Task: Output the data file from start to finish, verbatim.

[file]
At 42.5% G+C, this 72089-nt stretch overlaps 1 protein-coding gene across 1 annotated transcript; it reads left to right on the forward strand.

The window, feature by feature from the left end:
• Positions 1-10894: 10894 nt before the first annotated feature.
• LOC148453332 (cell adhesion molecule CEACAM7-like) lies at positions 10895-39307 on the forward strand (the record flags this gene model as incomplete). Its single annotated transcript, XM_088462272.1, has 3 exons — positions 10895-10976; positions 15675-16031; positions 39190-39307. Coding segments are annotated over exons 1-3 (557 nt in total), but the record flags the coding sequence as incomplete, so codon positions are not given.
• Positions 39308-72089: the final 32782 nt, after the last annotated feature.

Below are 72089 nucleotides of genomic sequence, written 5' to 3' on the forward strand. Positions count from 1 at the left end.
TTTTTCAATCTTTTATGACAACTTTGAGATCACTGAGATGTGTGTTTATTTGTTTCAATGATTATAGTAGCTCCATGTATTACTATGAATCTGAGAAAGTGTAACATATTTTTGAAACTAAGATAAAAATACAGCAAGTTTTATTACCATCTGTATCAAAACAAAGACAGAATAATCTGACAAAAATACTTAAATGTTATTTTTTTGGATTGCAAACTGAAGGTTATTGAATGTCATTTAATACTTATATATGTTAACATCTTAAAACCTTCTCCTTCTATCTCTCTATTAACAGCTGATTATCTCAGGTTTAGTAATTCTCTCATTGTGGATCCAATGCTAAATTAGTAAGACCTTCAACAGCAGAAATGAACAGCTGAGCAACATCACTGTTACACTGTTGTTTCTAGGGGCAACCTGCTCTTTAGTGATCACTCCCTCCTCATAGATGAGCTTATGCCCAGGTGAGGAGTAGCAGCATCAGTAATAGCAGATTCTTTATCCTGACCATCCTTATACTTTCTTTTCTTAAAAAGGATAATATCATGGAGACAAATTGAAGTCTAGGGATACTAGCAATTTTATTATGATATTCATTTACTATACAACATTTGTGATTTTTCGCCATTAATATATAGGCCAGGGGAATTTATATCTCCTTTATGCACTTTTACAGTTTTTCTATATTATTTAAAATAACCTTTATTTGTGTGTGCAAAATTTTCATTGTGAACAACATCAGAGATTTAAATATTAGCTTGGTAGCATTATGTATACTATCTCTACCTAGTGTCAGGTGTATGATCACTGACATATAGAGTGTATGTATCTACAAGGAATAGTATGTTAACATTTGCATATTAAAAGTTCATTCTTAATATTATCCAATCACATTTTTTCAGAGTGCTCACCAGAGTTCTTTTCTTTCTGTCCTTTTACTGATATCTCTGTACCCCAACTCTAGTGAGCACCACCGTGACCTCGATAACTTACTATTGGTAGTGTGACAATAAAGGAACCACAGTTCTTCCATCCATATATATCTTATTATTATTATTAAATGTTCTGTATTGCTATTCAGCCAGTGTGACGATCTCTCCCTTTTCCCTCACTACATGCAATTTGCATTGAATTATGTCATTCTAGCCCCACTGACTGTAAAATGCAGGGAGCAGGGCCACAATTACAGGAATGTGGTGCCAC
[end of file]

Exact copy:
At 42.5% G+C, this 72089-nt stretch overlaps 1 protein-coding gene across 1 annotated transcript; it reads left to right on the forward strand.

The window, feature by feature from the left end:
• Positions 1-10894: 10894 nt before the first annotated feature.
• LOC148453332 (cell adhesion molecule CEACAM7-like) lies at positions 10895-39307 on the forward strand (the record flags this gene model as incomplete). Its single annotated transcript, XM_088462272.1, has 3 exons — positions 10895-10976; positions 15675-16031; positions 39190-39307. Coding segments are annotated over exons 1-3 (557 nt in total), but the record flags the coding sequence as incomplete, so codon positions are not given.
• Positions 39308-72089: the final 32782 nt, after the last annotated feature.

Below are 72089 nucleotides of genomic sequence, written 5' to 3' on the forward strand. Positions count from 1 at the left end.
TTTTTCAATCTTTTATGACAACTTTGAGATCACTGAGATGTGTGTTTATTTGTTTCAATGATTATAGTAGCTCCATGTATTACTATGAATCTGAGAAAGTGTAACATATTTTTGAAACTAAGATAAAAATACAGCAAGTTTTATTACCATCTGTATCAAAACAAAGACAGAATAATCTGACAAAAATACTTAAATGTTATTTTTTTGGATTGCAAACTGAAGGTTATTGAATGTCATTTAATACTTATATATGTTAACATCTTAAAACCTTCTCCTTCTATCTCTCTATTAACAGCTGATTATCTCAGGTTTAGTAATTCTCTCATTGTGGATCCAATGCTAAATTAGTAAGACCTTCAACAGCAGAAATGAACAGCTGAGCAACATCACTGTTACACTGTTGTTTCTAGGGGCAACCTGCTCTTTAGTGATCACTCCCTCCTCATAGATGAGCTTATGCCCAGGTGAGGAGTAGCAGCATCAGTAATAGCAGATTCTTTATCCTGACCATCCTTATACTTTCTTTTCTTAAAAAGGATAATATCATGGAGACAAATTGAAGTCTAGGGATACTAGCAATTTTATTATGATATTCATTTACTATACAACATTTGTGATTTTTCGCCATTAATATATAGGCCAGGGGAATTTATATCTCCTTTATGCACTTTTACAGTTTTTCTATATTATTTAAAATAACCTTTATTTGTGTGTGCAAAATTTTCATTGTGAACAACATCAGAGATTTAAATATTAGCTTGGTAGCATTATGTATACTATCTCTACCTAGTGTCAGGTGTATGATCACTGACATATAGAGTGTATGTATCTACAAGGAATAGTATGTTAACATTTGCATATTAAAAGTTCATTCTTAATATTATCCAATCACATTTTTTCAGAGTGCTCACCAGAGTTCTTTTCTTTCTGTCCTTTTACTGATATCTCTGTACCCCAACTCTAGTGAGCACCACCGTGACCTCGATAACTTACTATTGGTAGTGTGACAATAAAGGAACCACAGTTCTTCCATCCATATATATCTTATTATTATTATTAAATGTTCTGTATTGCTATTCAGCCAGTGTGACGATCTCTCCCTTTTCCCTCACTACATGCAATTTGCATTGAATTATGTCATTCTAGCCCCACTGACTGTAAAATGCAGGGAGCAGGGCCACAATTACAGGAATGTGGTGCCAC